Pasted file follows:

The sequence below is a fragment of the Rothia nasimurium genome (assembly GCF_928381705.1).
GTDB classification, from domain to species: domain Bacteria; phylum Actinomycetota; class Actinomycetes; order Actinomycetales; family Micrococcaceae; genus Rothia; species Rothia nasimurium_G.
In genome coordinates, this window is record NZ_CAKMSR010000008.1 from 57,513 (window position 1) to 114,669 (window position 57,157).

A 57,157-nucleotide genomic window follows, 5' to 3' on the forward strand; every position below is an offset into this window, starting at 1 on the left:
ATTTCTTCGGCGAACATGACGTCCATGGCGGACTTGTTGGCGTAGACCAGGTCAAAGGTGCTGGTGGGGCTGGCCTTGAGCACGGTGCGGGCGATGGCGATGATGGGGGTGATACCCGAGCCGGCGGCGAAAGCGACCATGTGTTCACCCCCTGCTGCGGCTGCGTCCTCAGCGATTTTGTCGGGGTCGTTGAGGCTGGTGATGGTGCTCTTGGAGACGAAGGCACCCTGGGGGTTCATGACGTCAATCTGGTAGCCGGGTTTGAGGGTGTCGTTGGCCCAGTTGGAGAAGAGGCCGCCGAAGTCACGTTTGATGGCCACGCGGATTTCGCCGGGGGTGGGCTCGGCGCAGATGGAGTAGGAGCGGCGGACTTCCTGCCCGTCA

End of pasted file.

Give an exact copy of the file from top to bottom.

The sequence below is a fragment of the Rothia nasimurium genome (assembly GCF_928381705.1).
GTDB classification, from domain to species: domain Bacteria; phylum Actinomycetota; class Actinomycetes; order Actinomycetales; family Micrococcaceae; genus Rothia; species Rothia nasimurium_G.
In genome coordinates, this window is record NZ_CAKMSR010000008.1 from 57,513 (window position 1) to 114,669 (window position 57,157).

A 57,157-nucleotide genomic window follows, 5' to 3' on the forward strand; every position below is an offset into this window, starting at 1 on the left:
ATTTCTTCGGCGAACATGACGTCCATGGCGGACTTGTTGGCGTAGACCAGGTCAAAGGTGCTGGTGGGGCTGGCCTTGAGCACGGTGCGGGCGATGGCGATGATGGGGGTGATACCCGAGCCGGCGGCGAAAGCGACCATGTGTTCACCCCCTGCTGCGGCTGCGTCCTCAGCGATTTTGTCGGGGTCGTTGAGGCTGGTGATGGTGCTCTTGGAGACGAAGGCACCCTGGGGGTTCATGACGTCAATCTGGTAGCCGGGTTTGAGGGTGTCGTTGGCCCAGTTGGAGAAGAGGCCGCCGAAGTCACGTTTGATGGCCACGCGGATTTCGCCGGGGGTGGGCTCGGCGCAGATGGAGTAGGAGCGGCGGACTTCCTGCCCGTCA